pronoun switching in the Psalms
Notice the pronoun switching in the well known Psalm 23 (KJV):
Talking about God:Some English translators adjust the pronouns so that they are in natural English style with no pronoun switching (if there is no referential switching) all the way through a psalm. The CEV has the psalmist talking to God throughout all of Psalm 23:
Psa 23:1 The LORD is my shepherd; I shall not want.
Psa 23:2 He maketh me to lie down in green pastures: he leadeth me beside the still waters.
Psa 23:3 He restoreth my soul: he leadeth me in the paths of righteousness for his name's sake.
Switch to talking to God:
Psa 23:4 Yea, though I walk through the valley of the shadow of death, I will fear no evil: for thou art with me; thy rod and thy staff they comfort me.
Psa 23:5 Thou preparest a table before me in the presence of mine enemies: thou anointest my head with oil; my cup runneth over.
Switch back too talking about God:
Psa 23:6 Surely goodness and mercy shall follow me all the days of my life: and I will dwell in the house of the LORD for ever.
Psa 23:1 (A psalm by David.) You, LORD, are my shepherd. I will never be in need.What do you think? Do you prefer the pronouns to switch exactly as they do in the original Hebrew? Or do you prefer pronoun consistency? Or perhaps your own preference doesn't enter into the question for you, but, rather, translating the original with the switching left intact, for you, indicates greater accuracy or respect for God's Word?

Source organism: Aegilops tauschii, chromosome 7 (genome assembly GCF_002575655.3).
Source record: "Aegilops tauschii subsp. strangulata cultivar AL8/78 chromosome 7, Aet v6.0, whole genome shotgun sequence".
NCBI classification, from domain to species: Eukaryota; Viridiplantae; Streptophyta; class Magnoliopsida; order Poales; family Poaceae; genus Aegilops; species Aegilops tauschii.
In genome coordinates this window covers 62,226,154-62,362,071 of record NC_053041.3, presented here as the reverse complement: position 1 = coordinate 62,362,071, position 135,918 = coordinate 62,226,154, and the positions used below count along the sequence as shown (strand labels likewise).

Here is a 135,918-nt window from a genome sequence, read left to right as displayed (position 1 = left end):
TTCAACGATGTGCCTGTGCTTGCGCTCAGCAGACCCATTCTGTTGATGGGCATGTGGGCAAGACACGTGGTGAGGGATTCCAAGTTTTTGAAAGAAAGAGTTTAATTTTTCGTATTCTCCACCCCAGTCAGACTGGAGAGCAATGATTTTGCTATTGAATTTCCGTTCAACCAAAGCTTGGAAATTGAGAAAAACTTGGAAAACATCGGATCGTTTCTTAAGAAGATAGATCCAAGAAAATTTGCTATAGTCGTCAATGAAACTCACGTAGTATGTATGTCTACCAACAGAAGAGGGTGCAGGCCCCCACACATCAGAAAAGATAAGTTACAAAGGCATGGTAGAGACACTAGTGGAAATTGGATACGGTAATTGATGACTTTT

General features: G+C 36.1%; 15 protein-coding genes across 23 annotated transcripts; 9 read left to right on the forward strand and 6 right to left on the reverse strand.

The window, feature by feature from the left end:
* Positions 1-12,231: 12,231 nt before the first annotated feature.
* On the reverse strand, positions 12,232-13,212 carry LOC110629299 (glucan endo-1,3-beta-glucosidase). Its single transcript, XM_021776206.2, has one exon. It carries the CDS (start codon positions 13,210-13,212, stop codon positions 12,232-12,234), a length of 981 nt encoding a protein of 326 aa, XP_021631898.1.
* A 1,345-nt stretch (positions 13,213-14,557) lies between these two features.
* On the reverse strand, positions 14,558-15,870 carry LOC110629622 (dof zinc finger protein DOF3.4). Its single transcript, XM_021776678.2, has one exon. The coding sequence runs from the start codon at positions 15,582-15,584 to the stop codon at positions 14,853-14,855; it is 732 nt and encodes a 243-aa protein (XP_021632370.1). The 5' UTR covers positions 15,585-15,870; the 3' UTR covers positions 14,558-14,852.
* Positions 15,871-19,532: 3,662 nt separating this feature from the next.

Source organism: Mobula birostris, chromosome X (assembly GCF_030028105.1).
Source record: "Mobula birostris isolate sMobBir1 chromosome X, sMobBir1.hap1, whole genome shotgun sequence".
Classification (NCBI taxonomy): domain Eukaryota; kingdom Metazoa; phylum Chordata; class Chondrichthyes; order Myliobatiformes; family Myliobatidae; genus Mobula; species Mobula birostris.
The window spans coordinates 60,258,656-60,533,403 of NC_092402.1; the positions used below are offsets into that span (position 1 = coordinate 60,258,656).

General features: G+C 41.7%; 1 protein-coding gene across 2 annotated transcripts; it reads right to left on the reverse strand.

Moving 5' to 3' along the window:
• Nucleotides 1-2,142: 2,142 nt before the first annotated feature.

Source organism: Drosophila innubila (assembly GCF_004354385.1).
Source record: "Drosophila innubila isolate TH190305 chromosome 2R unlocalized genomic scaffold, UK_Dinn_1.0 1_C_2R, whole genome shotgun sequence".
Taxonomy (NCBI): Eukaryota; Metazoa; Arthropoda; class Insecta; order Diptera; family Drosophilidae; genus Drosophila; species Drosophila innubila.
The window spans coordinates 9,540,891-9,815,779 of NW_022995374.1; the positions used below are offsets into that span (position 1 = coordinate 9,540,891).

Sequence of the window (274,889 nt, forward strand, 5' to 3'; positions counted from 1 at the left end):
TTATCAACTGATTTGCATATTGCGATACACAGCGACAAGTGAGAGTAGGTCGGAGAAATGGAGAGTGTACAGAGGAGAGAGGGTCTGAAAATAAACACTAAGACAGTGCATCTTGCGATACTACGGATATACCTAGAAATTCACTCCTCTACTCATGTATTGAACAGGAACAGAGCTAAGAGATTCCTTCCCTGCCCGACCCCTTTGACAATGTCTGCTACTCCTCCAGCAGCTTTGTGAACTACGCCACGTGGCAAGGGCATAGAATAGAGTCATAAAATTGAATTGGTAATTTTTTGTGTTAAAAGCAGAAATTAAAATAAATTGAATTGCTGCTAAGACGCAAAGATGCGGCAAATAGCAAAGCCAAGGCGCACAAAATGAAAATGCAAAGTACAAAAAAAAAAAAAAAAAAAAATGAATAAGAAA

Psa 23:2 You let me rest in fields of green grass. You lead me to streams of peaceful water,
Psa 23:3 and you refresh my life. You are true to your name, and you lead me along the right paths.
Psa 23:4 I may walk through valleys as dark as death, but I won't be afraid. You are with me, and your shepherd's rod makes me feel safe.
Psa 23:5 You treat me to a feast, while my enemies watch. You honor me as your guest, and you fill my cup until it overflows.
Psa 23:6 Your kindness and love will always be with me each day of my life, and I will live forever in your house, LORD.
Do you think there is any rhyme or reason for the pronoun switching? Does it mark anything of rhetorical (or even theological) significance?